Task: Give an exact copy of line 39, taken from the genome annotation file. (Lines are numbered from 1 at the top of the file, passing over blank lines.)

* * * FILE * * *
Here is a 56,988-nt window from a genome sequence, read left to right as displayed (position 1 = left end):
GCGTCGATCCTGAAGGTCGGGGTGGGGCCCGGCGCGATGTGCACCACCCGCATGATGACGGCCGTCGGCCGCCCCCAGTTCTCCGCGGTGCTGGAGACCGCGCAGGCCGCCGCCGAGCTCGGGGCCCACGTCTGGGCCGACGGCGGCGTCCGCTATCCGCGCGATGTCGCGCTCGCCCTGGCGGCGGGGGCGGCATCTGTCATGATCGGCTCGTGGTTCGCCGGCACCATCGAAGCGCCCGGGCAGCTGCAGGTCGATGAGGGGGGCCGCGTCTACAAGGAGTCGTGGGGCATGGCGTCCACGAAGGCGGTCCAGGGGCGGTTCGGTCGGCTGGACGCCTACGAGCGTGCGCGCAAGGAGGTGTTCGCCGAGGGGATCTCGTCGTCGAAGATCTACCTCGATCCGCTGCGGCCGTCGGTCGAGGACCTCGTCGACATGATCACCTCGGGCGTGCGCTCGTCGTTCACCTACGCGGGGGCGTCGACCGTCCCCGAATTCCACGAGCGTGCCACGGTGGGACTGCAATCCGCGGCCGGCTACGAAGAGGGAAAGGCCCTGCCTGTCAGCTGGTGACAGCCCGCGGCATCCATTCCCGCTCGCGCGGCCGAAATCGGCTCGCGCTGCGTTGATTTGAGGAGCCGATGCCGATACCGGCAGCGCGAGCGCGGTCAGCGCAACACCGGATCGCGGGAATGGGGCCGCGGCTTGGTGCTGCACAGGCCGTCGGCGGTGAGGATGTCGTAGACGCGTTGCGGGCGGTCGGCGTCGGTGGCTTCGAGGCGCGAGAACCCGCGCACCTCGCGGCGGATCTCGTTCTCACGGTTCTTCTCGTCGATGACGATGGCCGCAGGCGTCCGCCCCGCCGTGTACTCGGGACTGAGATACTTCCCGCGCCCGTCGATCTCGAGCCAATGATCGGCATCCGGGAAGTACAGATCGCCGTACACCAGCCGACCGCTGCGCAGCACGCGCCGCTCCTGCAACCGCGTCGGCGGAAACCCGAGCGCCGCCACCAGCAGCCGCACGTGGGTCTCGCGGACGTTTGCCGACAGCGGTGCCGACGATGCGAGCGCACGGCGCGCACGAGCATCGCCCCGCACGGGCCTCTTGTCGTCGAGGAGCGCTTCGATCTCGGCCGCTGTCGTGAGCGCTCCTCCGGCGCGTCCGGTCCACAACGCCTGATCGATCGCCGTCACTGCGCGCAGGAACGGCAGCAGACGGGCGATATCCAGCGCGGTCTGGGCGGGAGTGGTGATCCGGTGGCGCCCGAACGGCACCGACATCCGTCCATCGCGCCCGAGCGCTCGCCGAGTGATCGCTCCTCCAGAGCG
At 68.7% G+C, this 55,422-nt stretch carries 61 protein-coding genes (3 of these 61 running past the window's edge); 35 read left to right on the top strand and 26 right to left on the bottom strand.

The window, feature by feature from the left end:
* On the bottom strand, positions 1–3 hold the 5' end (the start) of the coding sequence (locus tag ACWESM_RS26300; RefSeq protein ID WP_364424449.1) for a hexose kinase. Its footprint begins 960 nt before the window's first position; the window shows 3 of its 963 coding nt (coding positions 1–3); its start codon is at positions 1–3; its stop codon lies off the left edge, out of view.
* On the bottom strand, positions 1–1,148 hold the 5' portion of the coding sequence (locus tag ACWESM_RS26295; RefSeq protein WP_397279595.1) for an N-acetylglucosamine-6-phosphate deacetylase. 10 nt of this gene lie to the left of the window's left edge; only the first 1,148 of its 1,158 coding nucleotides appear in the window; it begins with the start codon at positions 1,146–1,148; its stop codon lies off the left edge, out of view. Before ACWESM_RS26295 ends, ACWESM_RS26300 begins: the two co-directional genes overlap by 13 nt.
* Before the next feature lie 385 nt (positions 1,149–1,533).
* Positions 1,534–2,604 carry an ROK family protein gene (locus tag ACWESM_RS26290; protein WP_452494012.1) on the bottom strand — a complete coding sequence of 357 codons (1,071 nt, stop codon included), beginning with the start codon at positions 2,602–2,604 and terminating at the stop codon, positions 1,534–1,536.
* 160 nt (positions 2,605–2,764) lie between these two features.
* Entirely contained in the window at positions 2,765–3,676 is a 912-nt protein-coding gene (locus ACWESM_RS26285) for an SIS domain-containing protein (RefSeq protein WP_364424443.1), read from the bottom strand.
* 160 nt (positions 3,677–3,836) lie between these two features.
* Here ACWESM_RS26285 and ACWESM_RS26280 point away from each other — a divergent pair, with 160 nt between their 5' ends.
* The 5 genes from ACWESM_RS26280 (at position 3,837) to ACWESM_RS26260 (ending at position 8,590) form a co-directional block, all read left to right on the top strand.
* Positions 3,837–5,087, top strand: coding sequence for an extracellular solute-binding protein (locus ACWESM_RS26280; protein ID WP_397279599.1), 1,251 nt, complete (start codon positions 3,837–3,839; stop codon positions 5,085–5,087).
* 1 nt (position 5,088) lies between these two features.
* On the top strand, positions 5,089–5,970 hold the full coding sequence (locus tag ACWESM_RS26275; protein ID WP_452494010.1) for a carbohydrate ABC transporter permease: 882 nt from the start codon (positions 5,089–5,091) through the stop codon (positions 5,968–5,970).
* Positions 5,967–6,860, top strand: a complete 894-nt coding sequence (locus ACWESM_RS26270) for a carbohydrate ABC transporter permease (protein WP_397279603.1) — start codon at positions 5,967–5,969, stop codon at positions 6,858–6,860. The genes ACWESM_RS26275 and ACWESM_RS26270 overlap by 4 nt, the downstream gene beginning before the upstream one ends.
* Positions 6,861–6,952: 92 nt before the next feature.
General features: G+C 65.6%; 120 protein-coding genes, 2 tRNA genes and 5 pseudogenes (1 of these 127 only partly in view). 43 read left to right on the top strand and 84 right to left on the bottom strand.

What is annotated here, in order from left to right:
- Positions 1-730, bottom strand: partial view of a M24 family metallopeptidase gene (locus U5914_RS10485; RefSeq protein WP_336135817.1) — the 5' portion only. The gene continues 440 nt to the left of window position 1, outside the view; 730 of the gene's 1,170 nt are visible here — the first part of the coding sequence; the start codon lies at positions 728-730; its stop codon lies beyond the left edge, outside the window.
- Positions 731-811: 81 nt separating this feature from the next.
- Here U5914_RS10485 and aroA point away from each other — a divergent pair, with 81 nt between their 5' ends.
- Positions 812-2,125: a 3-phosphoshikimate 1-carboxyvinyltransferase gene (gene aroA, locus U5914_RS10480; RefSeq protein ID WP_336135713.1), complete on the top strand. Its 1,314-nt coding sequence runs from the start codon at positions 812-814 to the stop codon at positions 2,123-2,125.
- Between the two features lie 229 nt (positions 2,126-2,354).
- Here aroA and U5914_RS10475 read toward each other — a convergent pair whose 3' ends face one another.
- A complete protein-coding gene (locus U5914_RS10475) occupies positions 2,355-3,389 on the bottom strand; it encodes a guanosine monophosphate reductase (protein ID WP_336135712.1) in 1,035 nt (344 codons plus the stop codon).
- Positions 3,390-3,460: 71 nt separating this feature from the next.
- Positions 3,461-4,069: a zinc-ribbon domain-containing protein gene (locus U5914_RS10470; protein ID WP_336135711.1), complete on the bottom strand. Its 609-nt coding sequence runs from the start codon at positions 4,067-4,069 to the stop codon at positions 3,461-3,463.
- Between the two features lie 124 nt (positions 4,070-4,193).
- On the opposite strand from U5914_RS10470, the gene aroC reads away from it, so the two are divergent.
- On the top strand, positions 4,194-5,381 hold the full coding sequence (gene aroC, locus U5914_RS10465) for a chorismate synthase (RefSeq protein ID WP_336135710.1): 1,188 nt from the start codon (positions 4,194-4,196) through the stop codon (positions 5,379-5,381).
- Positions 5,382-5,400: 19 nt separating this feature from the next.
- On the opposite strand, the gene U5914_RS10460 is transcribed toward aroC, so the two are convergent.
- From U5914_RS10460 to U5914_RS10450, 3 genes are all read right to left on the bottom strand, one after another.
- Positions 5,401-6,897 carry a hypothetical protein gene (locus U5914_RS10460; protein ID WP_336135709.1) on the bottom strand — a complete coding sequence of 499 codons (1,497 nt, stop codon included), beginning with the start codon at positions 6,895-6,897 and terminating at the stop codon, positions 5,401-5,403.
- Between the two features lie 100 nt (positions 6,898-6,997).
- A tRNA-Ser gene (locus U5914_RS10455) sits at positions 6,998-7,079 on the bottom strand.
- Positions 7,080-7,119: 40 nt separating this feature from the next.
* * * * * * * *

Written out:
- Positions 7,080-7,119: 40 nt separating this feature from the next.